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With regards to RF directional couplers, I'm trying to understand the precise usage/definition of the "directivity" specification especially with its relationship to "coupling factor".

The "coupling factor" is seemingly straightforward. A 20dB coupling factor for a device means the coupled port will output a signal that is 20dB lower than the signal presented at the device's input port. (This would be useful for, say, monitoring the characteristics of the input signal)

The "directivity" seems to be an indication of how much signal will come out of that same coupled port relative to signals present at the device's output port. So a device with a 20dB directivity spec means that the coupled port would have a signal 20dB down from any signal coming into the output port.

These example specs are from http://www.minicircuits.com/pdfs/ZFDC-20-33+.pdf. Note that the device's "directivity" spec and "coupling factor" spec are nominally identical.

So just how "directional" is a coupler that allows the same relative signal (-20dB) at the coupled port? It seems not "very".

-Mike

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Directional coupler from here: -

enter image description here

Coupling Loss - Amount of power lost to the coupled port (3) and to the isolated port (4). Assuming a reasonable directivity, the power transferred unintentionally to the isolated port will be negligible compared to that transferred intentionally to coupled port.

Main line loss - Resistive loss due to heating (separate from coupling loss). This value is added to the theoretical reduction in power that is transferred to the coupled and isolated ports (coupling loss).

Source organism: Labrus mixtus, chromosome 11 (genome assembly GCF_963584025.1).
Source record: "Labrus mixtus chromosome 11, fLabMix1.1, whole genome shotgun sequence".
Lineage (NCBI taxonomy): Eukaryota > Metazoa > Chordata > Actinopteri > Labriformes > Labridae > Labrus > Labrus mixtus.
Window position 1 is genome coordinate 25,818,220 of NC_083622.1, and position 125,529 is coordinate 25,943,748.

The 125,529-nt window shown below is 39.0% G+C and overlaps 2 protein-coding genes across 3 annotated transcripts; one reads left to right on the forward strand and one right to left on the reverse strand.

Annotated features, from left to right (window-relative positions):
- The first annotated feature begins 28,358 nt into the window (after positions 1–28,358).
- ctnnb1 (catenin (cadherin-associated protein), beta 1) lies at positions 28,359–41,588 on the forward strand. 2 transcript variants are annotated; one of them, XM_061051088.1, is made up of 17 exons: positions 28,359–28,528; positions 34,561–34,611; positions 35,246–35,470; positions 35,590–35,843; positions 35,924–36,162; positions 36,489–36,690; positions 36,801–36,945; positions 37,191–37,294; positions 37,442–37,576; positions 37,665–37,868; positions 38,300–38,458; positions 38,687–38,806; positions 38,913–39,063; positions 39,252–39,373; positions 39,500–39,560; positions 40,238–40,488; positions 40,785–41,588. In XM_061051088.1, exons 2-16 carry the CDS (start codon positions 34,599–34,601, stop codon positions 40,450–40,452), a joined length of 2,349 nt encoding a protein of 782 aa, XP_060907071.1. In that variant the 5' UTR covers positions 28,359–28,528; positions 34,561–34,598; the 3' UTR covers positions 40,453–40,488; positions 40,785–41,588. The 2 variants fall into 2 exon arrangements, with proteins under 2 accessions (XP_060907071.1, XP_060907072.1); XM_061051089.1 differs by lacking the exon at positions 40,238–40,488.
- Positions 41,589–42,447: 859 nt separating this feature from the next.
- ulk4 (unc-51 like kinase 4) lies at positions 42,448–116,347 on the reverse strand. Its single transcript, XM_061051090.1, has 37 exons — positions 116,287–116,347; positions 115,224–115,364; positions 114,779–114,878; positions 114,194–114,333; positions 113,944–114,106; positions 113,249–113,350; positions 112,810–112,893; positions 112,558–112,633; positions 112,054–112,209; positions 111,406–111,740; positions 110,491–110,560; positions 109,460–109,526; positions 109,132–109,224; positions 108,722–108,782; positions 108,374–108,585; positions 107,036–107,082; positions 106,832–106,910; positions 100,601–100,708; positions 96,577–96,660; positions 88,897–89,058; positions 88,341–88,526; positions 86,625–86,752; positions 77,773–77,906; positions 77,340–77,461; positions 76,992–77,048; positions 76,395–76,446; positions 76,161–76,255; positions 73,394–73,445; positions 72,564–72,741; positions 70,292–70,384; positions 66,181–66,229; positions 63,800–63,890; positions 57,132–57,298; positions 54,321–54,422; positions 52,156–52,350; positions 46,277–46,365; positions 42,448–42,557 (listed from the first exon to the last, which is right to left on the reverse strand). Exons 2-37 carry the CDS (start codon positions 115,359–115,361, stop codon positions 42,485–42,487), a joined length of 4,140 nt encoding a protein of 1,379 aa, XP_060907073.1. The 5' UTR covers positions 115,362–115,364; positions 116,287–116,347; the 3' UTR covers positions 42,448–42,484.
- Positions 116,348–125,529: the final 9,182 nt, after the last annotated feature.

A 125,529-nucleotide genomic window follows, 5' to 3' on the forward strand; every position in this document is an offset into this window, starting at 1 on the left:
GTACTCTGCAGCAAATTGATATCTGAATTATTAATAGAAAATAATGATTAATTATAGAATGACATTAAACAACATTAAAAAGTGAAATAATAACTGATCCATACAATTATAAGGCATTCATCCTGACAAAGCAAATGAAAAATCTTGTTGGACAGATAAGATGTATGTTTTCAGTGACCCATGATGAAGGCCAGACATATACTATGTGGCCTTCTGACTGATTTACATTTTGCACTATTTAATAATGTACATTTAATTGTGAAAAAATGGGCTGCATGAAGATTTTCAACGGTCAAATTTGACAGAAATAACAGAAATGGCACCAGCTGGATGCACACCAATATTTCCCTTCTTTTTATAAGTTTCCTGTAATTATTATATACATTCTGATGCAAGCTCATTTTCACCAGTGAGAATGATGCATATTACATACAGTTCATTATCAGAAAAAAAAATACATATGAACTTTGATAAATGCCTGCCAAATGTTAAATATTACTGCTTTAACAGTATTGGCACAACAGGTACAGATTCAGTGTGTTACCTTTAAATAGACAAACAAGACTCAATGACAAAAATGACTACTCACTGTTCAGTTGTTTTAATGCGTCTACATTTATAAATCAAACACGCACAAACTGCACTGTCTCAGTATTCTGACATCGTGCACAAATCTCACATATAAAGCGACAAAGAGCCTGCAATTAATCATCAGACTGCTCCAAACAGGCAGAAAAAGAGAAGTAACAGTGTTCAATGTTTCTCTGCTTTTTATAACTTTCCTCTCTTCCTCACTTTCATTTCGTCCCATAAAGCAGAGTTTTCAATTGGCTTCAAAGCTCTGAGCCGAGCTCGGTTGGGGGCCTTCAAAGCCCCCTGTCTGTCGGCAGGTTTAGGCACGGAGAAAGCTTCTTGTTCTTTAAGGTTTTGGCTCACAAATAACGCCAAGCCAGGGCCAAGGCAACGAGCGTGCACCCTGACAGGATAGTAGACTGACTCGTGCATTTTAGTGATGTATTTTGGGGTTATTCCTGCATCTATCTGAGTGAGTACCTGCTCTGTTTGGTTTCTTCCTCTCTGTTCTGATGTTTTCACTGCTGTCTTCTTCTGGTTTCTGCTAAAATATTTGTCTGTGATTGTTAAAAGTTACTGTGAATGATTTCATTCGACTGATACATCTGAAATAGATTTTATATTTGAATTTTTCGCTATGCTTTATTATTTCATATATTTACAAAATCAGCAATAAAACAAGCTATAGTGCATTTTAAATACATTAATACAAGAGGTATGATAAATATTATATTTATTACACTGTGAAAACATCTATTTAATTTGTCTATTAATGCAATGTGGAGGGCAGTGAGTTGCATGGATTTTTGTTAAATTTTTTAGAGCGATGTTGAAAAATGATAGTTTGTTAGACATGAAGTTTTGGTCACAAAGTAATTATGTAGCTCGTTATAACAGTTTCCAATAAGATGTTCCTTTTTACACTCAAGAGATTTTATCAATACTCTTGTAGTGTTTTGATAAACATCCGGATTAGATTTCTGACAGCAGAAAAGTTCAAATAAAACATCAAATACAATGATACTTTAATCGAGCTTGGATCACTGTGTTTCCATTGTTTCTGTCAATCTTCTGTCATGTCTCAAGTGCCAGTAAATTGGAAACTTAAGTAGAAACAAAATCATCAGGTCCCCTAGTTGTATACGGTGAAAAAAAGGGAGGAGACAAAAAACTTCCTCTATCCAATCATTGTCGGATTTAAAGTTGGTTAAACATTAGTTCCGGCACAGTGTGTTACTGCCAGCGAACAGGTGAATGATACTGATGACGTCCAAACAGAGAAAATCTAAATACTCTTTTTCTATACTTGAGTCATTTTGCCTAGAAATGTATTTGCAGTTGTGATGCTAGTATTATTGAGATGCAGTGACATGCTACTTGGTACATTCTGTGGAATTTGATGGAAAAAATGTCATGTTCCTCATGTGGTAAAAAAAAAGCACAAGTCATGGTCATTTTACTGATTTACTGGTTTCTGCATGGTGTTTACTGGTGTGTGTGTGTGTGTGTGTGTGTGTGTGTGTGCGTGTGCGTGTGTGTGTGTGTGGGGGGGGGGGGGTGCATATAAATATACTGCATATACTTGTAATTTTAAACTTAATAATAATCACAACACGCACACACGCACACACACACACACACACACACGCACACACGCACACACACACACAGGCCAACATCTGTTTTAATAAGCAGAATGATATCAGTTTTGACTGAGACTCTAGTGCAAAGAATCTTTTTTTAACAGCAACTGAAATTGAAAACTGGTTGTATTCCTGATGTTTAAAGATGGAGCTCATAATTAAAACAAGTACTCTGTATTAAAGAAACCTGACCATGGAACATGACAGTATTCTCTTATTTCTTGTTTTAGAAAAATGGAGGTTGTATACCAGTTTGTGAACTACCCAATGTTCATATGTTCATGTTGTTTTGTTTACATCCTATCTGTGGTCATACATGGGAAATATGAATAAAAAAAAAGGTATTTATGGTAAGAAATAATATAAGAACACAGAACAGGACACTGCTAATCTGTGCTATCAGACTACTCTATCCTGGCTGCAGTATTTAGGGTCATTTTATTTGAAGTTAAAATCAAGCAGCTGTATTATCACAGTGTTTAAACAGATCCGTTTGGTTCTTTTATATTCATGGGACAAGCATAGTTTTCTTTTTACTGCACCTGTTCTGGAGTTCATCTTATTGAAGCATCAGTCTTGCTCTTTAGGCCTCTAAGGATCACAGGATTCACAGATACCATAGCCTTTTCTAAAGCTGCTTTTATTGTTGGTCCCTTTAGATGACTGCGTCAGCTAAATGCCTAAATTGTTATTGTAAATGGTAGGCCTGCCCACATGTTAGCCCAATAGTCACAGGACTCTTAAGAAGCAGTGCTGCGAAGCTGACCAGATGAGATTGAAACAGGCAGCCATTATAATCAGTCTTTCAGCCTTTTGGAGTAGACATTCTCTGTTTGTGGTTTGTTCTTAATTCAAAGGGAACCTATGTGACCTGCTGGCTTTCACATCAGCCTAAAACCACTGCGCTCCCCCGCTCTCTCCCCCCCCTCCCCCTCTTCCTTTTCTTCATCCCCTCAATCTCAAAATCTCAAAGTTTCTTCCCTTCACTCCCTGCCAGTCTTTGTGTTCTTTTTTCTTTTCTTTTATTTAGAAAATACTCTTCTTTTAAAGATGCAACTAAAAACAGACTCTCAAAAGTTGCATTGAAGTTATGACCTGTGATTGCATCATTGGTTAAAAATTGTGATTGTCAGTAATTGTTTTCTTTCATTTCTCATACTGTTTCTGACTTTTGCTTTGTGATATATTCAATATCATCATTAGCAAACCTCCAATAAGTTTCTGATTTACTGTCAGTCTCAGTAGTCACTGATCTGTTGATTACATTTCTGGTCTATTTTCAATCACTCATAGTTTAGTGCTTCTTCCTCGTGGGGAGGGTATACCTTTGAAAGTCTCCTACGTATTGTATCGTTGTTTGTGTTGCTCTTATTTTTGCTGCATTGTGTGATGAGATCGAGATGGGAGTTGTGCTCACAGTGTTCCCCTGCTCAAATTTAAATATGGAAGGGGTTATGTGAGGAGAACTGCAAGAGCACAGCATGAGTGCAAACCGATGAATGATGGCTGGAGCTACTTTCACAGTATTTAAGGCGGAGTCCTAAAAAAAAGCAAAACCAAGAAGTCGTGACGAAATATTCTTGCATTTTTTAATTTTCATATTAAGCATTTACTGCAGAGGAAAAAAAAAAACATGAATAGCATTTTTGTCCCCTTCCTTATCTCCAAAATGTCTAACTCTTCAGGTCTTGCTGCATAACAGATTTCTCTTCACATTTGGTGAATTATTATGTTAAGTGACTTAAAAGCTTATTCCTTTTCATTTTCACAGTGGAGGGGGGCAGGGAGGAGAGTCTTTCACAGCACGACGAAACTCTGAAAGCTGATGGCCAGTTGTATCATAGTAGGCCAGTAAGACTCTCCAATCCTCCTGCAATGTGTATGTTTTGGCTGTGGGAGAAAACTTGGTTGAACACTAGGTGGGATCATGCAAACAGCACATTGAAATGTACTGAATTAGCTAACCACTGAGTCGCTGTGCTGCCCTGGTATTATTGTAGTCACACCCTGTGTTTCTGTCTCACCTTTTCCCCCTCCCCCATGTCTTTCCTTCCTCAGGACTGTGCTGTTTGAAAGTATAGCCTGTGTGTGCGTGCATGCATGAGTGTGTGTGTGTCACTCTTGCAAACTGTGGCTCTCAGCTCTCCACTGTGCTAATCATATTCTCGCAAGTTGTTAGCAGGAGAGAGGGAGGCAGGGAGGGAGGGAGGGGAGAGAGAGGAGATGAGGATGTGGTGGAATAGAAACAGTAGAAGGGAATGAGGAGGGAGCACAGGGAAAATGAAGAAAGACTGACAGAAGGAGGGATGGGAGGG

Directivity - Power level difference between Port 3 and Port 4 (related to isolation). This is a measure of how independent the coupled and isolated ports are. Because it is impossible to build a perfect coupler, there will always be some amount of unintended coupling between all the signal paths.

Isolation - Power level difference between Port 1 and Port 4 (related to directivity).

So, if the coupled port (3) receives -20 dB of the power from the input port (1), the power fed to the isolated port (4) would be another 20 dB lower.

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  • \$\begingroup\$ I'm not interested in the "Isolated port" at all (many couplers do not even provide that on a connector, instead having an internal termination). From here: minicircuits.com/app/COUP7-2.pdf - "Directivity - The difference in dB of the power output at a coupled port, when power is transmitted in the desired direction, to the power output at the same coupled port when the same amount of power is transmitted in the opposite direction. " \$\endgroup\$ – mike65535 Oct 28 '16 at 15:20
  • \$\begingroup\$ The isolated port is internal to your device and if a reflected wave came back from the load it would internally couple to the isolated port at 20 dB down and be therefore 40 dB down at the coupled port. Hence it's a directional coupler - forward signals couple at -20 dB and reflected signals couple only at -40 dB. \$\endgroup\$ – Andy aka Oct 28 '16 at 15:25
  • \$\begingroup\$ Andy, Got it. That's the answer I was hoping for. Seems all the online definitions were lacking in clarity (at least to me) and now that I've (re)read the the Minicircuits description for the n-th time, I can see what was wrong with my interpretation. (Essentially, the coupling factor and directivity "stack" in my scenario) Thanks! \$\endgroup\$ – mike65535 Oct 28 '16 at 15:55
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That is a reasonable interpretation, but more detail is provided in this application note https://www.minicircuits.com/app/COUP7-2.pdf which defines directivity thus:

The difference in dB of the power output at a coupled port, when power is transmitted in the desired direction, to the power output at the same coupled port when the same amount of power is transmitted in the opposite direction.

So S21 is -20db, S23 is -40dB in your example.

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